PORTLAND, Maine — Maine’s blunt-spoken governor does not mince words when opponents dare to cross him but he has saved some of his harshest criticism for newspapers, once telling schoolchildren he is not a fan of papers and another time saying that reading one is ‘‘like paying somebody to tell you lies.’’
He is so right about that one!
Now the matter has gone to an extreme, with Governor Paul LePage, a Republican, and his administration cutting off comments to three newspapers, including one serving the state’s biggest city.
Related: Slow Saturday Special: Bet You Will Love This Post About Maine
Yeah, he likes television.
Adrienne Bennett, the governor’s communications director, said Wednesday it was her decision to give a blanket ‘‘no comment’’ to the Portland Press Herald, the Kennebec Journal in Augusta, and the Morning Sentinel in Waterville, where LePage once served as mayor. All three daily newspapers are owned by MaineToday Media Inc.
‘‘All we’re asking for is objectivity and a balanced approach to reporting,’’ she said. “We’re not finding that MaineToday Media has done that with the LePage administration.”
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I don't believe you will find it anywhere across corporate AmeriKan media today. It's all lies, distortions, distractions, hoaxes, and staged script.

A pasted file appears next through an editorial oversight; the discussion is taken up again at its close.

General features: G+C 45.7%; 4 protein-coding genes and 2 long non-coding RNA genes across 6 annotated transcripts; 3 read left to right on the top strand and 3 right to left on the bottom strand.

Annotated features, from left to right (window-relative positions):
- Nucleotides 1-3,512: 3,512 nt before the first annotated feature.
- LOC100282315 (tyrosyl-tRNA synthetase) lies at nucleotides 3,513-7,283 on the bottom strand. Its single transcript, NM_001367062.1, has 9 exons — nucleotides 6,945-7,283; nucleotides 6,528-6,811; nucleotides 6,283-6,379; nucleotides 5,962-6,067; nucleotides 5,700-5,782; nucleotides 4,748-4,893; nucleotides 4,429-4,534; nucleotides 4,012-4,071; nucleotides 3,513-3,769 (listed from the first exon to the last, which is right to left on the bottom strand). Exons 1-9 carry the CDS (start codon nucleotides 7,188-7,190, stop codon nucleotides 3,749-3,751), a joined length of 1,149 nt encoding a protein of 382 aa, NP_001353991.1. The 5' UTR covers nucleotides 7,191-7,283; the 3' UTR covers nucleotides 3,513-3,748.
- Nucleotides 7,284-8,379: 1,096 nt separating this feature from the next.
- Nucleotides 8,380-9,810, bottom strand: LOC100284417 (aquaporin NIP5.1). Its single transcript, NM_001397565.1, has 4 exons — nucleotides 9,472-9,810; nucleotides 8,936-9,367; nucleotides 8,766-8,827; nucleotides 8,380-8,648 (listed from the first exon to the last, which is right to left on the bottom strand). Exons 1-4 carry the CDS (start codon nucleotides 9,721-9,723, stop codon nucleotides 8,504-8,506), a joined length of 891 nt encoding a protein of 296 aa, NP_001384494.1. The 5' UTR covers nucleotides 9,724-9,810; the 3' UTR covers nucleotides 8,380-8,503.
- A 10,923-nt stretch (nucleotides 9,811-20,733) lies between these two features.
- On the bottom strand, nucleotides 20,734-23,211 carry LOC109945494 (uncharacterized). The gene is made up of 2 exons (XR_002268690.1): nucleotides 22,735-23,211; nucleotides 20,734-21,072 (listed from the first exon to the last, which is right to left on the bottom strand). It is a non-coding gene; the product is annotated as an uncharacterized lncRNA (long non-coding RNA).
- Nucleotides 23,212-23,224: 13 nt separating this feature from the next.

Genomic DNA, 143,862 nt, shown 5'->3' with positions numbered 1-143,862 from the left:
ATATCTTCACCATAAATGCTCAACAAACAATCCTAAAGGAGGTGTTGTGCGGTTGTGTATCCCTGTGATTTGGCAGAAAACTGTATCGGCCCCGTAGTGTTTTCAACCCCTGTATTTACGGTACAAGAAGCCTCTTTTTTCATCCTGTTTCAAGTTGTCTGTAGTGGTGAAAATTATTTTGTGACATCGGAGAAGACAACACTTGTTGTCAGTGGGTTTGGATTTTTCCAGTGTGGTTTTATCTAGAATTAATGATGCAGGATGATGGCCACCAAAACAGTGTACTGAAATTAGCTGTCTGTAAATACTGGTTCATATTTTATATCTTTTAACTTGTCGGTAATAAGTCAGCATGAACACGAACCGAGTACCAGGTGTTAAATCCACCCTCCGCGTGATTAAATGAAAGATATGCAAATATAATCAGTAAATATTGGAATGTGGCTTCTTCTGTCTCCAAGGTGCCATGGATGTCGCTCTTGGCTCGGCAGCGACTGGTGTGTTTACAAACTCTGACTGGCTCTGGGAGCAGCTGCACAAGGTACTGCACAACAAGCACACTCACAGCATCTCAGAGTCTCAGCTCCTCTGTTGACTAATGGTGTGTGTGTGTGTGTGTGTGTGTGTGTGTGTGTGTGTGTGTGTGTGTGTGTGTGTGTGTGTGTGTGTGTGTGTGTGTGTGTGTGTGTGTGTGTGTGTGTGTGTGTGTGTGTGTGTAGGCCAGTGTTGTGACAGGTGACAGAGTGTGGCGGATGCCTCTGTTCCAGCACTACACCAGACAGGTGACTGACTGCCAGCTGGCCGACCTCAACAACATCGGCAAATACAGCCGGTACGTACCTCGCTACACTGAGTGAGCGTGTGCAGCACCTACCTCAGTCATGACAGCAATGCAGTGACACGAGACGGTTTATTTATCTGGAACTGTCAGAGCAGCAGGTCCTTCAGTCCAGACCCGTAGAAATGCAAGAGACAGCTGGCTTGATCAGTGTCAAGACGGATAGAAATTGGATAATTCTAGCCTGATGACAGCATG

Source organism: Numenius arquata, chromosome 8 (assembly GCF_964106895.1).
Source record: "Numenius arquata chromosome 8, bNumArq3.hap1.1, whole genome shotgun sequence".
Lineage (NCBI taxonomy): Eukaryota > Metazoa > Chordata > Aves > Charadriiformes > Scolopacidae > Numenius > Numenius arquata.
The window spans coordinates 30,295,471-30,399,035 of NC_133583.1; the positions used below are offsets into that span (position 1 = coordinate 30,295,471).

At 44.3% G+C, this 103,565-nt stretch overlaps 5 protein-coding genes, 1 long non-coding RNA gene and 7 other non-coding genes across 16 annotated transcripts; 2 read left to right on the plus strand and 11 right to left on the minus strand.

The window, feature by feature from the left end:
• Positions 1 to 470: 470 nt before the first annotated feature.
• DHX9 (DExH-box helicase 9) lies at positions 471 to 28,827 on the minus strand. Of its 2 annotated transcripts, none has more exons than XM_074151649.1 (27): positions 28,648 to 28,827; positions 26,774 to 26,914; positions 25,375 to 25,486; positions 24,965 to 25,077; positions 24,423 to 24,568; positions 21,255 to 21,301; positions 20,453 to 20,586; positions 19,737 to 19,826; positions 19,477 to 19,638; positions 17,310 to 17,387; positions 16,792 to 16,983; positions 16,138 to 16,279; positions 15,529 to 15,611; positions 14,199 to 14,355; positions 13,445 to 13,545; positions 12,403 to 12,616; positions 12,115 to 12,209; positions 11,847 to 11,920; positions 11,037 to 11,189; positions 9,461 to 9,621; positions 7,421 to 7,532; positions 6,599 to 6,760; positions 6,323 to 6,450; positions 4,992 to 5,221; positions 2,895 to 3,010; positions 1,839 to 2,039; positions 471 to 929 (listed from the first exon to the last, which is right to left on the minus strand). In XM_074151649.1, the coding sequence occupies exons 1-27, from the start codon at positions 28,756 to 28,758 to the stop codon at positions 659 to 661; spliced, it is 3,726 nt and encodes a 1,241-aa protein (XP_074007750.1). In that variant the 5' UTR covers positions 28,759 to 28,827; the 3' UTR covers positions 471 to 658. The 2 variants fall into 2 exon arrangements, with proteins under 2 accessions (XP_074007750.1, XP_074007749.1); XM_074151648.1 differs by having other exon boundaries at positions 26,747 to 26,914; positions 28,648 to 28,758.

The announcement from the governor’s office was made after a Press Herald investigation of Department of Environmental Protection Commissioner Patricia Aho, a former lobbyist portrayed as working behind the scenes to roll back environmental laws and rules opposed by her former clients in the chemical, drug, oil, and real estate industries.The three-part series was called ‘‘A lobbyist in the henhouse.’’
Cliff Schechtman, executive editor of the Portland Press Herald, said the administration simply does not like tough reporting and said the newspaper will not be doing anything differently.
‘‘This is about probing journalism that examines how powerful forces affect the lives of ordinary citizens,’’ he said. “That makes the powerful uncomfortable. That’s what this is about.”
It's also what the failure of the corporate media is about. They are the mouthpiece of the powerful.
Bennett said the decision was not based on any single news report and that she did not think the new policy would prevent the papers’ reporters from doing their work or lead to people being uninformed. People have other options, including the Associated Press, radio, television, weekly newspapers, and bloggers, and the MaineToday newspapers can use the state’s Freedom of Access Act for data, she said.